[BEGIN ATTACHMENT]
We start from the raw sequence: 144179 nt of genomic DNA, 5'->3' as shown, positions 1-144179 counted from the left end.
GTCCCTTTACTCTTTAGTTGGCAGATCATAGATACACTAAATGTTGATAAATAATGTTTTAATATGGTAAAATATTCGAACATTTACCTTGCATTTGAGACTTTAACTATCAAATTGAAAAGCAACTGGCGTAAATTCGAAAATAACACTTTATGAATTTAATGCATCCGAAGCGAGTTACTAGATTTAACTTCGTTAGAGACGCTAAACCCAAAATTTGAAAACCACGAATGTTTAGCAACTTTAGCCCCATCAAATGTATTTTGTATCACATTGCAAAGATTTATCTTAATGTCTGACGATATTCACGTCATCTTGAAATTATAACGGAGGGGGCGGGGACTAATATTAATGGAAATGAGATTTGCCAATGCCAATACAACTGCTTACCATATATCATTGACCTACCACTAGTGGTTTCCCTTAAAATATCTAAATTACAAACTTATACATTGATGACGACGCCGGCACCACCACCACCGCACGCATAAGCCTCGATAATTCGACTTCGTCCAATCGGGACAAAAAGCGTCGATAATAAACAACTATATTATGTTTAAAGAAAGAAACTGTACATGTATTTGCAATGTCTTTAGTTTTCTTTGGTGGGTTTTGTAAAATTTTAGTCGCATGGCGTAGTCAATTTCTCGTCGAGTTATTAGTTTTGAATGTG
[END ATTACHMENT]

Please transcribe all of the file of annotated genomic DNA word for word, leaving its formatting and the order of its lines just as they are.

We start from the raw sequence: 144179 nt of genomic DNA, 5'->3' as shown, positions 1-144179 counted from the left end.
GTCCCTTTACTCTTTAGTTGGCAGATCATAGATACACTAAATGTTGATAAATAATGTTTTAATATGGTAAAATATTCGAACATTTACCTTGCATTTGAGACTTTAACTATCAAATTGAAAAGCAACTGGCGTAAATTCGAAAATAACACTTTATGAATTTAATGCATCCGAAGCGAGTTACTAGATTTAACTTCGTTAGAGACGCTAAACCCAAAATTTGAAAACCACGAATGTTTAGCAACTTTAGCCCCATCAAATGTATTTTGTATCACATTGCAAAGATTTATCTTAATGTCTGACGATATTCACGTCATCTTGAAATTATAACGGAGGGGGCGGGGACTAATATTAATGGAAATGAGATTTGCCAATGCCAATACAACTGCTTACCATATATCATTGACCTACCACTAGTGGTTTCCCTTAAAATATCTAAATTACAAACTTATACATTGATGACGACGCCGGCACCACCACCACCGCACGCATAAGCCTCGATAATTCGACTTCGTCCAATCGGGACAAAAAGCGTCGATAATAAACAACTATATTATGTTTAAAGAAAGAAACTGTACATGTATTTGCAATGTCTTTAGTTTTCTTTGGTGGGTTTTGTAAAATTTTAGTCGCATGGCGTAGTCAATTTCTCGTCGAGTTATTAGTTTTGAATGTG